“I feel like we put so much pressure on when you’re going to have a baby, get married, buy a house… like everyone has to follow this timeline.
“I’m really content and I’m fine. It is the way it is and it works.”
There have been rumours of an engagement but Lucy claims there are no marriage plans just yet.
“Don’t get me wrong, I’d love to get married one day, but my sister is getting married in Cape Town in November so it’s all about her right now. I’m not stealing her thunder, no way! It will happen one day, I hope, but I’m trying not to start a countdown that I want to do it by a certain age.”
Lucy and former Corrie star Ryan met while filming Celebrity Island With Bear Grylls, and what began as a close friendship developed into something more.
“It all started in extreme, weird circumstances, but what a nice story for the grandkids. We literally met on a deserted island! But it was a really nice, organic way to get to know someone, especially when you have no make-up and only one set of clothes for a month.
“We were a support system for each other because it’s very lonely otherwise, and straight away we got on really well. Friendship is a good way to start a relationship.”
Ryan’s appearance on Celebrity Big Brother last summer became the subject of controversy when fellow contestant Roxanne Pallett accused him of punching her. The cameras proved this hadn’t happened, and although Ryan eventually went on to win the show having garnered huge public support off the back of the incident, he was distraught by the accusation. It was difficult for Lucy to watch the drama play out on screen.
“At the time it was really hard to watch and I think anyone would say the same if it was their partner,” she says. “I feel like it went on a bit longer than it needed to but while I’m not necessarily sticking up for Big Brother, things do have to naturally unfold.
“She did what she did, but the massive thing for me was the way Ryan reacted. It killed me seeing him so upset, but he was so good about it and it made me love him even more because it was like: ‘Wow, he’s handled himself really well.’”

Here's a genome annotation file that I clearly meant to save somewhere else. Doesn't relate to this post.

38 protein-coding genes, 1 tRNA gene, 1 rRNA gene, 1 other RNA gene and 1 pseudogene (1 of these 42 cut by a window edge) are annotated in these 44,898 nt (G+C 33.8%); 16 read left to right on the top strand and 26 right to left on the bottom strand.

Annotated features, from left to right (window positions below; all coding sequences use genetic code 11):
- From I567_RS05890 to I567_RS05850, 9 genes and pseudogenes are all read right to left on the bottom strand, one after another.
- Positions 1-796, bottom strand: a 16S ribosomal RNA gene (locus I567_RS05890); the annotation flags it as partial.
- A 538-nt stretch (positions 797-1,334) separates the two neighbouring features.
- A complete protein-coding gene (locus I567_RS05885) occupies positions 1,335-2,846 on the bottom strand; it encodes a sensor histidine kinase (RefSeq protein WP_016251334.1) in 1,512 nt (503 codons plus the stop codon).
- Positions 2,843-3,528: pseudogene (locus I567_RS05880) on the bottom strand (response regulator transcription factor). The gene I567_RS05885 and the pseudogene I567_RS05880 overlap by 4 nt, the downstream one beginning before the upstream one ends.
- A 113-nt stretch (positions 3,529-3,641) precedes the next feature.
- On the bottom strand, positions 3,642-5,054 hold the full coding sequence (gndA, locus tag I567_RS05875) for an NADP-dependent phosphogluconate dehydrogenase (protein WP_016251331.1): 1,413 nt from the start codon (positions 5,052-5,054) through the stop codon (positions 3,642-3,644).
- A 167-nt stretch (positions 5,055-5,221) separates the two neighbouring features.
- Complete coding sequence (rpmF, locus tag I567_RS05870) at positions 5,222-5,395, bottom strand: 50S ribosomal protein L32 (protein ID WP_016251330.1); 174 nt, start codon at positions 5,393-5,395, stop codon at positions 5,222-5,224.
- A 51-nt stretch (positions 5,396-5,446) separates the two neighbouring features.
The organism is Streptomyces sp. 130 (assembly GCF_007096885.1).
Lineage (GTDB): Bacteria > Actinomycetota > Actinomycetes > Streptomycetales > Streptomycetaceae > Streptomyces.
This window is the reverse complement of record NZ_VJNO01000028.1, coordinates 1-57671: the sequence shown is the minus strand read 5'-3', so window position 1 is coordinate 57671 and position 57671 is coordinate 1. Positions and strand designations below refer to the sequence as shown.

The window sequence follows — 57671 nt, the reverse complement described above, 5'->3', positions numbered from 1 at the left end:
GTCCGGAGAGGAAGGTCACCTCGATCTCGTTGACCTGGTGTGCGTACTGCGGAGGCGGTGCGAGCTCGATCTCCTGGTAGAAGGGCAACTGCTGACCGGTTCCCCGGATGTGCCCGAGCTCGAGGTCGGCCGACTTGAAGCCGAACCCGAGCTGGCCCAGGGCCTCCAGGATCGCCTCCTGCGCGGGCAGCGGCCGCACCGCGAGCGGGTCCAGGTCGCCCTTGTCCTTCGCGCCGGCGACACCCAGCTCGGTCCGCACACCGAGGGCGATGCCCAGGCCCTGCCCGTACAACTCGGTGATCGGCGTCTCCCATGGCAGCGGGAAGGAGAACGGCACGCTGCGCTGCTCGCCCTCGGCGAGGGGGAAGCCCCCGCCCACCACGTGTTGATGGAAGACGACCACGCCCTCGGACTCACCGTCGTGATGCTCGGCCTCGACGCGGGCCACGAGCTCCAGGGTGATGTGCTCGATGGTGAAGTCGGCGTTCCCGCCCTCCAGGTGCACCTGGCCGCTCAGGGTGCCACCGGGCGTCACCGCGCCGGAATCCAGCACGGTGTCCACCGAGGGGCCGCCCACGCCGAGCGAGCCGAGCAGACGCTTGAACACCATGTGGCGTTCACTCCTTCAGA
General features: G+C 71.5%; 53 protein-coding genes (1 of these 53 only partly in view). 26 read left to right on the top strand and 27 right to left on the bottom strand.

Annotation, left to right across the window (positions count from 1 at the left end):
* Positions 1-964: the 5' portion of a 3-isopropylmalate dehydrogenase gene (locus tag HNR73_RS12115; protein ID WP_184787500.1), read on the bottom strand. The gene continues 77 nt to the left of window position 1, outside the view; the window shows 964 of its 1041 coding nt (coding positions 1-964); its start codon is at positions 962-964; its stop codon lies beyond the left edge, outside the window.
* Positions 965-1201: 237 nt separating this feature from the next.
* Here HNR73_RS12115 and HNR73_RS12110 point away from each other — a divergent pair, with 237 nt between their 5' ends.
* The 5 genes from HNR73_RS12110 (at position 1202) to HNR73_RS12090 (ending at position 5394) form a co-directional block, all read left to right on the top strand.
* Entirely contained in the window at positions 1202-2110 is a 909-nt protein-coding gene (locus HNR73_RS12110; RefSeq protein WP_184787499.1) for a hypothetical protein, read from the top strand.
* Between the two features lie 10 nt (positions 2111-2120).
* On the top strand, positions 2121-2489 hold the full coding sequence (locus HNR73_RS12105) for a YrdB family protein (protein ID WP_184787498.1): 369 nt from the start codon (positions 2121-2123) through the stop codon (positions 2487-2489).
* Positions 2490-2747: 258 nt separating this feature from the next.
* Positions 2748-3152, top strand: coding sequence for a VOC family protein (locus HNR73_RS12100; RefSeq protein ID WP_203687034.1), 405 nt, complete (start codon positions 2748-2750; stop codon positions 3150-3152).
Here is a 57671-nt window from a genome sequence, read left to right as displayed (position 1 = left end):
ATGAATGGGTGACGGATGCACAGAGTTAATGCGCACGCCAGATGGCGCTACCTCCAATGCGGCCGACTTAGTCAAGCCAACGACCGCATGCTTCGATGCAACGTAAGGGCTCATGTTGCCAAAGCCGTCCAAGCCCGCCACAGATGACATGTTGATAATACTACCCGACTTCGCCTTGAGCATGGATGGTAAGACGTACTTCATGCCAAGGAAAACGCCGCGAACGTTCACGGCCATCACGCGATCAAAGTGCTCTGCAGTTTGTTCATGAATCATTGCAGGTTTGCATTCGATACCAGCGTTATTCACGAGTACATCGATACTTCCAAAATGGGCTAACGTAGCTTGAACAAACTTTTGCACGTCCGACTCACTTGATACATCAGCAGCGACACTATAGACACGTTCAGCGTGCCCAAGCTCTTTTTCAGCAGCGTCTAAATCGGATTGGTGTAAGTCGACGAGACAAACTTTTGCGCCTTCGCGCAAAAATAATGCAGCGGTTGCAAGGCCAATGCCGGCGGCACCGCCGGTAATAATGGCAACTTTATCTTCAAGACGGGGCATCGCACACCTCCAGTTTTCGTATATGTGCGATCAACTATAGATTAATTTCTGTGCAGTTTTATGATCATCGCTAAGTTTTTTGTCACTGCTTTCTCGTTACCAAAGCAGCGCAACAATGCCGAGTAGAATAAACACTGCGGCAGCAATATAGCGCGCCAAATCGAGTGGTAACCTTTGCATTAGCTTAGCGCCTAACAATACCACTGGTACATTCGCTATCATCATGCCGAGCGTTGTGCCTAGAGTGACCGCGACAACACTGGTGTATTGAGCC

It’s true that Ryan’s magnanimity towards Roxanne both during the story and afterwards was impressive.
“I think when he came out he just wanted to move forward,” Lucy adds. “He didn’t want to point fingers at her. I’m sure her life hasn’t been that easy since she got out and Ryan didn’t want to be part of that.”
Back at work, Lucy is celebrating her new RWL app reaching No.9 in the health and fitness chart. It’s been six years since she quit TOWIE and she’s never once looked back – her business has gone from strength to strength ever since.
“It’s been a lot of pressure, though,” she says. “I’ve got a big team, but it’s my name and I think over six years I’ve learnt a lot of lessons. I have an amazing team of women who work for me. The business does better when I’m at my most passionate.”
That passion, she says, is all about inspiring women and girls to make informed choices and to improve their self-esteem and mental health through fitness and healthy eating. I love that I can help girls make lifestyle changes and learn how to cook simple easy quick, healthy recipes and do a bit of exercise here and there.
“And,” she adds, “if they choose that over laxative tea, I have done my job.
- Download the new Results With Lucy app and receive a free seven-day trial.
Book you read? Me Before You by Jojo Moyes. I like sad books – I like a cry. I read it on a beach and I was bawling!
Movie you watched? A Star Is Born. It’s amazing.
Box set you watched? I’ve just finished You on Netflix. It’s about a stalker guy and it’s so ridiculous, but by episode three you’re like: “Oh my god!”
Time you lost your temper? My last period. I usually lose it when I’m hangry.
Time you cried? My app launch – happy tears as I was overwhelmed.
Time you were drunk? Ryan’s birthday. We went to an Italian called Gloria’s in Shoreditch.
Hair: Elvire Roux at Carol Hayes Management using Living Proof
Make-up: Aimee Adams using It Cosmetics
Styling: Nana Acheampong